I had the pleasure of being interviewed by Andrea, the inimitable editor of the Historical Novel Society online magazine, and owner of the blog The Queen's Quill Review, about the ePublishing venture that led to my Kindle book, A Love of Adventure.
I was impressed with the thought that had gone into the questions, and the intelligence and insight behind them. The entire The Queen's Quill Review blog is well worth following, because not only does it take independent publishing seriously, but it raises the standard of review, which must help improve the quality of the books that are flooding into the market from this amazing new publishing phenomenon.
Two key questions
With so many contacts in the big publishing houses, why did you decide to self-publish A Love of Adventure (Abigail)?
The eBook phenomenon fascinates me; I truly believe that it is the most exciting development in publishing since the invention of print. I have blogged about it a great deal on my site “World of the Written Word,” and followed the fortunes of a large number of Indie authors, becoming more intrigued as the months go by. The idea of self-publishing an eBook as an experiment became irresistible, and Abigail, being my first novel, was the natural choice.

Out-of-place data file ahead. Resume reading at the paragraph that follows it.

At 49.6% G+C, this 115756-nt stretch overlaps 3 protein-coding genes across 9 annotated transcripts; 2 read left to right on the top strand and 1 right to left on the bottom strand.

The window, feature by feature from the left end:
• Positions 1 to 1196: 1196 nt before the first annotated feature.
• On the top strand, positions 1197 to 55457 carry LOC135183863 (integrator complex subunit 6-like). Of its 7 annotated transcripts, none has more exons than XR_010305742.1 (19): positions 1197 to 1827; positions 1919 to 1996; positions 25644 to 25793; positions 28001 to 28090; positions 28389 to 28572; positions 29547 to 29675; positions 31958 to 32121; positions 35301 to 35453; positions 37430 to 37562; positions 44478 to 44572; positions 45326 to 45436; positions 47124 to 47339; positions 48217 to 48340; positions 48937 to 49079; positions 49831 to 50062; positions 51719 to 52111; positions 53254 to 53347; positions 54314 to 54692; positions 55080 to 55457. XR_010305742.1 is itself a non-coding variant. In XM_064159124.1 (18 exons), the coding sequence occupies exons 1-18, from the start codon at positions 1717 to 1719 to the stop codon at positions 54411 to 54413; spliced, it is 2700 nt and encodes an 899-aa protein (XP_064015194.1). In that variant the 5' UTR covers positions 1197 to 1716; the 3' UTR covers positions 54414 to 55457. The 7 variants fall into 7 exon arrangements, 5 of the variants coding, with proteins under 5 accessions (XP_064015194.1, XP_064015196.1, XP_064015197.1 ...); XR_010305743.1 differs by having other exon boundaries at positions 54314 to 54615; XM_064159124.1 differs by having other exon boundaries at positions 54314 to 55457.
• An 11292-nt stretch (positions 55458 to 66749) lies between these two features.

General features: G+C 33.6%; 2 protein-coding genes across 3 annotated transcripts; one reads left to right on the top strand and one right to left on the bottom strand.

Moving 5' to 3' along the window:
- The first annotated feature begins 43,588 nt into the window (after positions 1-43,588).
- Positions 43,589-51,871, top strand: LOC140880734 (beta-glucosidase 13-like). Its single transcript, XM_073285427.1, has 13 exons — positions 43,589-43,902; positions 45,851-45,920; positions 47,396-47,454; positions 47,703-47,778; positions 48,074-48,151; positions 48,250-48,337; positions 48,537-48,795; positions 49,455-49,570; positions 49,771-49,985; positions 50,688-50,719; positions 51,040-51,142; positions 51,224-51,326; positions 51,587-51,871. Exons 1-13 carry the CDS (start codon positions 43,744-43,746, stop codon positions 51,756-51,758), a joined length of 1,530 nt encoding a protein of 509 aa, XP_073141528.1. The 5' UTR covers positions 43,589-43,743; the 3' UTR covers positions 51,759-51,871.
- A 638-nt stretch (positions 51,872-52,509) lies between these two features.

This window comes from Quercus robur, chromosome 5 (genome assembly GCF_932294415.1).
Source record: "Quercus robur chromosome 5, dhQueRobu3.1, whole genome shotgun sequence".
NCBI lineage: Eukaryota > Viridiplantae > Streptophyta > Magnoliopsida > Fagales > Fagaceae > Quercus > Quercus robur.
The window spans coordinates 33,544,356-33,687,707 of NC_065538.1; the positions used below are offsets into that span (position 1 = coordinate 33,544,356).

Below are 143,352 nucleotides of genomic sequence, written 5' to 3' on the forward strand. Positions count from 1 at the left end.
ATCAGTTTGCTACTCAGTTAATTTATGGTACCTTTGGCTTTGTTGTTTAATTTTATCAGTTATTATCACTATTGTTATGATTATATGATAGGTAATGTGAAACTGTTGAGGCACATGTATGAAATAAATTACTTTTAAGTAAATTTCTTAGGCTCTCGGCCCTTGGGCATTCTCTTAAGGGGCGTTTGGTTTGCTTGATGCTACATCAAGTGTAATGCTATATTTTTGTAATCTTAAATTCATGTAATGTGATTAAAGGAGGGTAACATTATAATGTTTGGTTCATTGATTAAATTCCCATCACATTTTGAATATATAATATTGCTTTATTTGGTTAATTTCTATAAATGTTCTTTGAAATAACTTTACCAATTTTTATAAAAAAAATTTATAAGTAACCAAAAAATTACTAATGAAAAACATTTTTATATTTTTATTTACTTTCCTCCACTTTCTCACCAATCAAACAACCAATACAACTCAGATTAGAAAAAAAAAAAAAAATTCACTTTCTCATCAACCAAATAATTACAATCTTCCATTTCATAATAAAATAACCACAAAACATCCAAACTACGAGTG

After looking at all the alternatives, I decided to do all the formatting myself, with just two conditions: that it would cost me absolutely nothing, and that I would share what I learned with the world, via my blog. This I did, ending up with seven “tutorials” that ranged from preparing the manuscript through designing the cover to the ePublishing process. These garnered so much interest that I created a dedicated blog, “KindlePublishingHints,” and transferred the tutorials, in descending order, onto this. It pleases me greatly that in the one month since this guide went up, over 200 people have used it to create their own books.
And why choose to publish as an e-book instead of in print?
I have been sent many self-published print books for comment or review over the years, and have often been dismayed at their quality. Print-on-demand seems to be particularly bad, in this respect. The alternative of having proper print-runs means the problem of storage—one author told me that she ended up storing unsold stock in the crawl space between the floor of her bedroom and the ceiling of the lounge below!
And I truly believe that eBooks are the popular reading of the future.